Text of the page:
Haplogynae

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The Haplogynae or haplogynes are one of the two main groups into which araneomorph spiders have traditionally been divided, the other being the Entelegynae. Morphological phylogenetic studies suggested that the Haplogynae formed a clade; more recent molecular phylogenetic studies refute this, although many of the ecribellate haplogynes do appear to form a clade, Synspermiata.

Unlike the Entelegynae, haplogynes lack hardened (sclerotized) female genitalia (epigynes).

Most of the species within this group have six eyes, as opposed to most other spiders. Spiders in the genus Tetrablemma (Tetrablemmidae) have only four eyes, as do some members of the family Caponiidae; caponiids may even have only two eyes. However, spiders in the family Plectreuridae have the normal eight eyes.[citation needed]

Phylogeny[edit]

The Haplogynae are one of the two major groups into which araneomorph spiders were traditionally divided, the other being the Entelegynae. In 2005, Coddington summarized the relationships of these groups as suggested by morphological phylogenetic studies:[1]

Araneomorphae
Paleocribellatae

Hypochilidae

Neocribellatae

Austrochiloidea

Araneoclada

Haplogynae

Entelegynae

Subsequent molecular phylogenetic studies have confirmed the monophyly of some of the groups suggested by morphological studies, while rejecting many others.[2][3][4]

A study published in 2015 suggested that two families formerly placed in the Haplogynae do not belong there. Filistatidae groups with Hypochilidae at the base of the Haplogynae; Leptonetidae is basal to the Entelegynae.[3] The similarity of some morphological features of Leptonetidae to those of entelegynes had already been noted.[5]

Araneomorphae

Hypochilidae

Filistatidae  

remaining Haplogynae  

Leptonetidae  

Entelegynae

Haplogynae sensu Coddington (2005)

In 2016, a large molecular phylogenetic study was published online that included 932 spider species, representing all but one of the then known families. It "refutes important higher-level groups",[4] including Paleocribellatae, Neocribellatae, Araneoclada and Haplogynae. In the preferred cladogram, the "Haplogynae" are divided among a number of clades basal to the Entelegynae, forming at most a grade. "Haplogynae" in the sense of Coddington (2005) are shaded yellow in the cladogram below; Entelegynae in the same sense are shaded blue. The clade Synspermiata comprises all the ecribellate haplogynes and is consistently recovered, but with low support.[4]

Araneomorphae

Hypochilidae

Filistatidae

Synspermiata (ecribellate haplogynes)

Hickmania (Austrochilidae)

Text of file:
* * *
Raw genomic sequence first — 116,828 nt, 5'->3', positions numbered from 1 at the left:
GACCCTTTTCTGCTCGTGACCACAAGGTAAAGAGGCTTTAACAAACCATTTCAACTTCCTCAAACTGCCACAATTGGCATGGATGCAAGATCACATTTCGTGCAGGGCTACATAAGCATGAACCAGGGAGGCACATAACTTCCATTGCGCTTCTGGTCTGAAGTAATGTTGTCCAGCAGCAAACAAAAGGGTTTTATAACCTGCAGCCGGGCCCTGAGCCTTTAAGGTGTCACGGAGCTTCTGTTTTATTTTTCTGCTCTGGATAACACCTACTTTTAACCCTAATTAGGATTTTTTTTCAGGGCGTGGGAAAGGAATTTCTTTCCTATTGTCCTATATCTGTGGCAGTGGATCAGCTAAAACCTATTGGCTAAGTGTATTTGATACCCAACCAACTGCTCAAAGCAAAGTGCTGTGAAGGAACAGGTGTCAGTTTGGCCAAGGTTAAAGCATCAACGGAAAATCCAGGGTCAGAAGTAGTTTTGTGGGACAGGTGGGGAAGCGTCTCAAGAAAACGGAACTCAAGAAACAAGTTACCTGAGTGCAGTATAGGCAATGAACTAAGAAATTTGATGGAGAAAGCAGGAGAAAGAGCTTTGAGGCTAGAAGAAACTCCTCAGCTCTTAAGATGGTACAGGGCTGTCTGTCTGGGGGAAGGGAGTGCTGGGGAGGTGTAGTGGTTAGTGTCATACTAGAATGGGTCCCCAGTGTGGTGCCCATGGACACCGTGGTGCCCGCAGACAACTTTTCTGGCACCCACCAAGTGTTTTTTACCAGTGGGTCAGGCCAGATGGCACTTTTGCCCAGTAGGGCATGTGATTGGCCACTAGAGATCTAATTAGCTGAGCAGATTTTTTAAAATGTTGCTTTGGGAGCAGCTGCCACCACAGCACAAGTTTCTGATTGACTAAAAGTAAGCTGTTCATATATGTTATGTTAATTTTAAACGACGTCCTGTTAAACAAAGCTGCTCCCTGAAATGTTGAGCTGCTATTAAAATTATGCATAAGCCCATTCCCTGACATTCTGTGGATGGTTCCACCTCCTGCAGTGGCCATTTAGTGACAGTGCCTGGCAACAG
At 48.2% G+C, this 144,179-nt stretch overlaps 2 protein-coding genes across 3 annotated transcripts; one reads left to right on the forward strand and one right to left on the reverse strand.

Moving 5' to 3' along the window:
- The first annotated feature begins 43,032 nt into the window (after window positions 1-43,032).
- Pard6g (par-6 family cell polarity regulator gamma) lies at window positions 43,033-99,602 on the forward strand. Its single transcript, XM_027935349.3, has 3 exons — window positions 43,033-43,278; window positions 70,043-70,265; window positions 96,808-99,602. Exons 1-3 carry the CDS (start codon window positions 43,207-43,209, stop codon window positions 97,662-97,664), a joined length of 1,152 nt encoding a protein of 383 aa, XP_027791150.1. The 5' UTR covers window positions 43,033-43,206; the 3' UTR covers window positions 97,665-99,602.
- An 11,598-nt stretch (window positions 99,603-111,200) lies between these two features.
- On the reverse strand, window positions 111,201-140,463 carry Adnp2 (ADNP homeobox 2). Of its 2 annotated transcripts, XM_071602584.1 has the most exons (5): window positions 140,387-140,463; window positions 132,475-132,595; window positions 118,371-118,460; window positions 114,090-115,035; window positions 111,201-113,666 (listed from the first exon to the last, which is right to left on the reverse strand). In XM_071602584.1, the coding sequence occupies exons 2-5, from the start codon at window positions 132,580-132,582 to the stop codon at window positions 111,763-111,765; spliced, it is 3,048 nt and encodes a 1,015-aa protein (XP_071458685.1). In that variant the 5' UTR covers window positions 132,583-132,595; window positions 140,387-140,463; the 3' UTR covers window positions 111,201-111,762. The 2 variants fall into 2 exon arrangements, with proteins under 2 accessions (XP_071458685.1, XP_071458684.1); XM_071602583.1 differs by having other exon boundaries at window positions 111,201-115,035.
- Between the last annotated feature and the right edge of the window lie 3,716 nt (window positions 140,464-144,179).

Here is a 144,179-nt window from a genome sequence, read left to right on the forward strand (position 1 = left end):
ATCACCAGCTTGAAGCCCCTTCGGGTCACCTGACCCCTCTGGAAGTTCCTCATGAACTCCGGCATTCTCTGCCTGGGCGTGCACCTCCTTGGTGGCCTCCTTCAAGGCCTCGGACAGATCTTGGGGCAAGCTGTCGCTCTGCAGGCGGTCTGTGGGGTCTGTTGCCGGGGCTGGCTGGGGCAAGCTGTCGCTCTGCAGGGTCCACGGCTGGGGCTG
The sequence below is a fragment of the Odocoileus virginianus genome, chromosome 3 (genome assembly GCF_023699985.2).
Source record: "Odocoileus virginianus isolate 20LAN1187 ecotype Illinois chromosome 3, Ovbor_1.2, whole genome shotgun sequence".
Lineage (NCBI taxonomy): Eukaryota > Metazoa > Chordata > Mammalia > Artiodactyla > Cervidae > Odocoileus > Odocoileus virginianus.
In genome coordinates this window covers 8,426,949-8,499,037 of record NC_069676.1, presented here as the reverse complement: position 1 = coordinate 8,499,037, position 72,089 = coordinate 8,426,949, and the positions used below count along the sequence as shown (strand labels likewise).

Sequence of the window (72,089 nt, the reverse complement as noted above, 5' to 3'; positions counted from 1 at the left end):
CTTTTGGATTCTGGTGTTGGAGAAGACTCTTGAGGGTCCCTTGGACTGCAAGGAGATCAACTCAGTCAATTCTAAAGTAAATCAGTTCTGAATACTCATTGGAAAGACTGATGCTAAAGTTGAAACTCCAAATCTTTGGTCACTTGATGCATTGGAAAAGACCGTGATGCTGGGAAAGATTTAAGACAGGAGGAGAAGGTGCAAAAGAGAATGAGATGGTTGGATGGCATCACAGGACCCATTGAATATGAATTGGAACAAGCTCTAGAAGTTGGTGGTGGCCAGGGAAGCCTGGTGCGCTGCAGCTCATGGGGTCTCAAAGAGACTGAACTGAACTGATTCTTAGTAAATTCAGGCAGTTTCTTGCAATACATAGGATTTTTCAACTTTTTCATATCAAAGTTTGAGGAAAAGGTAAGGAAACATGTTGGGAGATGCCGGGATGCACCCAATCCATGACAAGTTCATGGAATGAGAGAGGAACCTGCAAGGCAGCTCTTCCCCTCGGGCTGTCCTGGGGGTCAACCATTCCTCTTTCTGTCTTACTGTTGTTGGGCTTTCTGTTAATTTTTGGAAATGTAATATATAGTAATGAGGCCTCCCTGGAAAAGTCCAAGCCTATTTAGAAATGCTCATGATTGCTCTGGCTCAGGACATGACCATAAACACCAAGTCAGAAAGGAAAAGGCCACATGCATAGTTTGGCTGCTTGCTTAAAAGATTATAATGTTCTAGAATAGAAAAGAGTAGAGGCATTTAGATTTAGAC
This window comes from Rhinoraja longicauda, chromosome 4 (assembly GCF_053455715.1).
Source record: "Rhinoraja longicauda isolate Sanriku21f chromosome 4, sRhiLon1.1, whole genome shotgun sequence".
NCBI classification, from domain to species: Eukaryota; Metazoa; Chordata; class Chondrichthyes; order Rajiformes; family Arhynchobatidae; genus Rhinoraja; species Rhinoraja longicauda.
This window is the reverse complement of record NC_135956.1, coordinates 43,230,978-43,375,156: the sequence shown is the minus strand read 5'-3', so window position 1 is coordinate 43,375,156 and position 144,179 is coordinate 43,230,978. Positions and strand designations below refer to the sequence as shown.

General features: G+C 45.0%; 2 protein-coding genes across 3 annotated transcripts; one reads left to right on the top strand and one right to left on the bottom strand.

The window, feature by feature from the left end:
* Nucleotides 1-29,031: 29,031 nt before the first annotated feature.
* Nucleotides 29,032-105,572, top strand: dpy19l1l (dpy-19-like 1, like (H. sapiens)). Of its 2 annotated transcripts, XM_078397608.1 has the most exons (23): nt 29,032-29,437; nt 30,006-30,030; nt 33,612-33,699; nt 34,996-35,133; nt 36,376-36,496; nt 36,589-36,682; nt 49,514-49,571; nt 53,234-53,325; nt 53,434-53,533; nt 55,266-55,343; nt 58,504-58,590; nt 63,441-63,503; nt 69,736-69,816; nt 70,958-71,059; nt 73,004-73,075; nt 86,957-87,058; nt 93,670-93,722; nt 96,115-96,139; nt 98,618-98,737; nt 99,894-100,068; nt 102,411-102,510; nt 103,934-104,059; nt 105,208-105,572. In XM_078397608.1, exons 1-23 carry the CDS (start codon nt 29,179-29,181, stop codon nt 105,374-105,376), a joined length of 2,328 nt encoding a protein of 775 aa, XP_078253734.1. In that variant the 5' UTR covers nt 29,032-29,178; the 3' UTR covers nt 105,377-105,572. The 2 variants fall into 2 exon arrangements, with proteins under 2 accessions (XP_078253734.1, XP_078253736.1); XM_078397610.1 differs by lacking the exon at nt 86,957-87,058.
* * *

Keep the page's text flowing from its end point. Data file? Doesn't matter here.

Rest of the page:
Archoleptoneta (Leptonetidae)

Gradungulidae

Leptoneta (Leptonetidae)

Austrochilus + Thaida (Austrochilidae)

Palpimanoidea (paraphyletic in molecular analyses)

Neoleptoneta + Calileptoneta (Leptonetidae)

Entelegynae sensu Wheeler et al. (2017)

Families[edit]

As shown above, Filistatidae and Leptonetidae are placed outside the traditional haplogynes in the analysis by Wheeler et al. (2017). Traditional haplogyne families they place in Synspermiata are:[4]

Telemidae, traditionally placed in Haplogynae, was not included in the analysis by Wheeler et al.[4] However, it is placed in Synspermiata in other studies.[6] The recently discovered haplogyne family Trogloraptoridae[7] was also placed in Synspermiata.[4]

References[edit]

  1. ^ Coddington, Jonathan A. (2005). "Phylogeny and classification of spiders" (PDF). In Ubick, D.; Paquin, P.; Cushing, P.E. & Roth, V. Spiders of North America: an identification manual. American Arachnological Society. pp. 18–24. Retrieved 2015-09-24.
  2. ^ Agnarsson, Ingi; Coddington, Jonathan A. & Kuntner, Matjaž (2013). "Systematics : Progress in the study of spider diversity and evolution". In Penney, David. Spider research in the 21st century: trends & perspectives. Manchester, UK: Siri Scientific Press. ISBN 978-0-9574530-1-2. pp. 82–83.
  3. ^ a b Garrison, Nicole L.; Rodriguez, Juanita; Agnarsson, Ingi; Coddington, Jonathan A.; Griswold, Charles E.; Hamilton, Christopher A.; Hedin, Marshal; Kocot, Kevin M.; Ledford, Joel M. & Bond, Jason E. (2015). "Spider phylogenomics: untangling the Spider Tree of Life". PeerJ PrePrints. 3: e1852. doi:10.7287/peerj.preprints.1482v1.
  4. ^ a b c d e f Wheeler, Ward C.; Coddington, Jonathan A.; Crowley, Louise M.; Dimitrov, Dimitar; Goloboff, Pablo A.; Griswold, Charles E.; Hormiga, Gustavo; Prendini, Lorenzo; Ramírez, Martín J.; Sierwald, Petra; Almeida-Silva, Lina; Alvarez-Padilla, Fernando; Arnedo, Miquel A.; Benavides Silva, Ligia R.; Benjamin, Suresh P.; Bond, Jason E.; Grismado, Cristian J.; Hasan, Emile; Hedin, Marshal; Izquierdo, Matías A.; Labarque, Facundo M.; Ledford, Joel; Lopardo, Lara; Maddison, Wayne P.; Miller, Jeremy A.; Piacentini, Luis N.; Platnick, Norman I.; Polotow, Daniele; Silva-Dávila, Diana; Scharff, Nikolaj; Szűts, Tamás; Ubick, Darrell; Vink, Cor J.; Wood, Hannah M. & Zhang, Junxia (2017) [published online 2016], "The spider tree of life: phylogeny of Araneae based on target-gene analyses from an extensive taxon sampling", Cladistics, 33: 574–616, doi:10.1111/cla.12182
  5. ^ Ledford, Joel M. & Griswold, Charles E. (2010), "A study of the subfamily Archoleptonetinae (Araneae, Leptonetidae) with a review of the morphology and relationships for the Leptonetidae" (PDF), Zootaxa, 2391: 1–32, retrieved 2016-01-09
  6. ^ Michalik, Peter & Ramírez, Martín J. (2014), "Evolutionary morphology of the male reproductive system, spermatozoa and seminal fluid of spiders (Araneae, Arachnida)–Current knowledge and future directions", Arthropod Structure & Development, 43 (4): 291–322, doi:10.1016/j.asd.2014.05.005, retrieved 2015-09-24
  7. ^ Griswold, C.; Audisio, T.; Ledford, J. (2012). "An extraordinary new family of spiders from caves in the Pacific Northwest (Araneae, Trogloraptoridae, new family)". ZooKeys. 215: 77–102. doi:10.3897/zookeys.215.3547.